The Pneumatic Tube’s Journey through History
The idea of the pneumatic tube will never be forgotten. They’re a few quirks from the mainstream concept of pneumatic tubes such as bank drive-thru and retro-vision of a smokeless and frictionless future. However, the hope lives with inventions such as the hyperloop that combines the pneumatic tubes and maglev for high-speed transport. With that said, the thing most people don’t know is how long the dream has been alive and that our society has been trying to move people for more than 150 years.
How Pneumatic Tubes Work
Pneumatic tubes are pretty straightforward. They are sealed containers that allow a fan to make a vacuum. When a canister goes into lace, a fan then comes to life and creates a difference in air pressure that sucks the tube to its receiving station. Since the 1850s, people have adapted artificial vacuums for powering the mail system, while sending a vast amount of packages.
History of Pneumatic Tubes
The New York City underground pneumatic mail system launched in 1897. It carried the mail from one post office to another. The very first canister contained a bible, a flag, and a copy of the constitution. Many operators referred to themselves as “rocketeers,” and at the peak of pneumatic tube systems, people could send out 200,000 pieces of mail in an hour. Pneumatic tube networks were very common during this time. These tube systems have been running in London since the 1850s. They were also implemented in Paris, Prague, and Philadelphia.
Why Pneumatic Tubes get Phased Out?
As cities grew, and cars started to develop, pneumatic tubes became too challenging to install, maintain, and staff. Our society saw more widespread adoption in department stores, offices, and banks. As interoffice mail, pneumatic tubes were more practical, until smaller offices and email made them an extravagance as well.
Pneumatic Tubes for People?
However, the concept of pneumatic tubes was always more significant than that. Society wanted to put people in the canisters. Alfred Ely Beach’s experimental subway debuted under Broadway, which was modeled after experiments in England. Alfred’s experiment sold more than 400,000 short rides in New York. For people in New York, it wasn’t a subway; it was an advancement in civilization.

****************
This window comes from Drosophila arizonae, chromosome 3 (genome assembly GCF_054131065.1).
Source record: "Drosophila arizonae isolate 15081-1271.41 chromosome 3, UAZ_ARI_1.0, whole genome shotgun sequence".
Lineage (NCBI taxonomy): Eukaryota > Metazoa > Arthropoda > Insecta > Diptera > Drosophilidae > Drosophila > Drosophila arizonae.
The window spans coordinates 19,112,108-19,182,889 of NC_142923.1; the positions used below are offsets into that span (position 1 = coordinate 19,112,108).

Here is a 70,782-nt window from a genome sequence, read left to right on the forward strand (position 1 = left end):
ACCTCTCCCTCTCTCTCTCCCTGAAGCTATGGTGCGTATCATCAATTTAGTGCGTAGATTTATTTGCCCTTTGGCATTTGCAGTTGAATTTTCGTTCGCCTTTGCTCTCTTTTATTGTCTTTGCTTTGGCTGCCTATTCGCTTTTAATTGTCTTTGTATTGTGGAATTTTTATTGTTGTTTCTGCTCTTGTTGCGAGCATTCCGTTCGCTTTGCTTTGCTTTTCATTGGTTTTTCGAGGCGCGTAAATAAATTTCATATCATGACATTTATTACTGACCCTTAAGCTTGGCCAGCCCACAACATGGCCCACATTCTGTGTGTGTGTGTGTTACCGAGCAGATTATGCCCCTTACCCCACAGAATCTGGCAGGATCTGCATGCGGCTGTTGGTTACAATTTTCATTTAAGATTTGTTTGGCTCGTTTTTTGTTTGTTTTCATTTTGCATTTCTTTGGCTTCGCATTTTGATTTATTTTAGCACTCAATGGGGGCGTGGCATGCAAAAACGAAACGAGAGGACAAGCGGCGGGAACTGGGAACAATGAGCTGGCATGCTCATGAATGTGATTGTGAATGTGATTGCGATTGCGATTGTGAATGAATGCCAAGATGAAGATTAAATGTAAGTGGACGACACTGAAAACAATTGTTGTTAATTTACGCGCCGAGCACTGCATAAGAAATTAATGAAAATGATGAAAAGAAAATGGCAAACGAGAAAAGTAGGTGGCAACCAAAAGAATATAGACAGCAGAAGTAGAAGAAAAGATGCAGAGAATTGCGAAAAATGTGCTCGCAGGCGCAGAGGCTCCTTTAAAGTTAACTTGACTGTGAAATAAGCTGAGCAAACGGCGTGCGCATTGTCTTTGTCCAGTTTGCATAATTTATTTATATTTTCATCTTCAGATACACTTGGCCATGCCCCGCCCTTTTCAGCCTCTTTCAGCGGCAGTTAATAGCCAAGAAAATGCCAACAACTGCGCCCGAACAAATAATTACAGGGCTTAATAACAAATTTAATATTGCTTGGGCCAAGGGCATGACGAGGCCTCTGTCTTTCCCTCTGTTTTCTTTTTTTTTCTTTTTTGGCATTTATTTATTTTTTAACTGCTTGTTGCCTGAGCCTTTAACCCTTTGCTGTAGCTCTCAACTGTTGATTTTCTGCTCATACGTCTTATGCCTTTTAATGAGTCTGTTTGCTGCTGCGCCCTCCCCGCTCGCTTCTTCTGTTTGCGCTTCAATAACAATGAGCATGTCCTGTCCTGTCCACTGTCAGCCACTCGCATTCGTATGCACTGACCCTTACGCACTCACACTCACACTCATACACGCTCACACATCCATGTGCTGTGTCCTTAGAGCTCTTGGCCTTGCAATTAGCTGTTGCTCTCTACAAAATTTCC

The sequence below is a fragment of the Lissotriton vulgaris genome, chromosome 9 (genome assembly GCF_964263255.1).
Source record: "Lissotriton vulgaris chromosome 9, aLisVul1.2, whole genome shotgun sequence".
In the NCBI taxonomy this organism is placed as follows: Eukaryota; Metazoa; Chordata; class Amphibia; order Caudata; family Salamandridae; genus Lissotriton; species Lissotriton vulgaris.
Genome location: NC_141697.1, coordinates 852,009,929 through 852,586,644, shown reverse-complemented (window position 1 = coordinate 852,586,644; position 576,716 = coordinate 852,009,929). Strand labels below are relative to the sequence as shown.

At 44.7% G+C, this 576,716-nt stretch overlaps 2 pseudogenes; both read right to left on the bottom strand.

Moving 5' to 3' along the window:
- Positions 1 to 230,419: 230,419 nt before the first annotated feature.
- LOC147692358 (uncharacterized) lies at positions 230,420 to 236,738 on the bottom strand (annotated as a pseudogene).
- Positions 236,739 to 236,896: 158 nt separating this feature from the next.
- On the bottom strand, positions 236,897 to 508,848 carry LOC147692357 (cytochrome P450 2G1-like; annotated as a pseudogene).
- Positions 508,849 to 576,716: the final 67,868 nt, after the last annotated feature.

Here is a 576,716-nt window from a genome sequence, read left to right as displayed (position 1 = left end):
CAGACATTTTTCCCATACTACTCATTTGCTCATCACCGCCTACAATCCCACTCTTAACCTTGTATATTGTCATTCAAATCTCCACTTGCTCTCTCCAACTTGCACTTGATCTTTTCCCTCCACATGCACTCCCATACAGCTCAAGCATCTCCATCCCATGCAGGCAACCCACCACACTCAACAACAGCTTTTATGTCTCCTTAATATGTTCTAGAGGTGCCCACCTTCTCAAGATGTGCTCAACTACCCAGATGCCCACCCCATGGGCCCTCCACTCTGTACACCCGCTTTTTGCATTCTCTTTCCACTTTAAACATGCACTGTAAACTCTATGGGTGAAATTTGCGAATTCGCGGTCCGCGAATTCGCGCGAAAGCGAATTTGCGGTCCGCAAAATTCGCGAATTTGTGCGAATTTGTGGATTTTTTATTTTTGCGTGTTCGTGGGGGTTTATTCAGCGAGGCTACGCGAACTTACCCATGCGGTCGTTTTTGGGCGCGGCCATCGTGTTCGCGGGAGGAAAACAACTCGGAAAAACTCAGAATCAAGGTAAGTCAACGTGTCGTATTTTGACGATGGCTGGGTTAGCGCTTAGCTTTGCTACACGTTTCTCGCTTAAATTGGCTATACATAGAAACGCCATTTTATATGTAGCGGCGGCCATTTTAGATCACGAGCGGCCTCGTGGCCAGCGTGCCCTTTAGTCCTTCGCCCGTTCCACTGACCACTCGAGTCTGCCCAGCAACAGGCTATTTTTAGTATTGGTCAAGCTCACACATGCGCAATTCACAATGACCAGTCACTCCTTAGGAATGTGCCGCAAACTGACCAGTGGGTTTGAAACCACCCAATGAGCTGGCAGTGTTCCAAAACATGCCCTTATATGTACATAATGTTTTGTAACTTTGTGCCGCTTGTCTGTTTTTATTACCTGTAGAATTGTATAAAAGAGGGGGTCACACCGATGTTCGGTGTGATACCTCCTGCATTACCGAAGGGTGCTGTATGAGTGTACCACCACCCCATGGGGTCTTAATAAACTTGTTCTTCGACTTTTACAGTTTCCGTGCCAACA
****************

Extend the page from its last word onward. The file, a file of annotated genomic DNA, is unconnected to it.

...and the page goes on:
Similar to London’s Crystal Palace atmospheric roadway in the 1860s, it showed easy and clean transport. However, Beach’s proof of this concept was closed before more stations could be built. A lot of investors became scared. There was no pneumatic disaster, but reality started to sink for society. The same thing that eventually took down the pneumatic mail system brought down the pneumatic subway. It wasn’t easy or cheap enough to be sustainable.
The airless tube had too much friction. However, pneumatic tubes are still around. Up until 2011, pneumatic tubes were used in at least one McDonald’s drive-thru. They are also still used in hospitals to transport lab samples quickly and efficiently to one floor to another. However, it’s the hyperloop that has the original spirit and that the conviction of the pneumatic tube system isn’t a pipedream.
It’s the ideal aspect of partial Victorian and the Jetsons show. Pneumatic tubes are the concept that tubes won’t just push people from one place to another one, but push us into the future.
When dealing with the history of pneumatic tubes, the idea is going to have a lot of information involved. If you’re looking to purchase a pneumatic tube, contact Washington Security Products. Washington Security Products is your best source for Pneumatic Tube Carriers.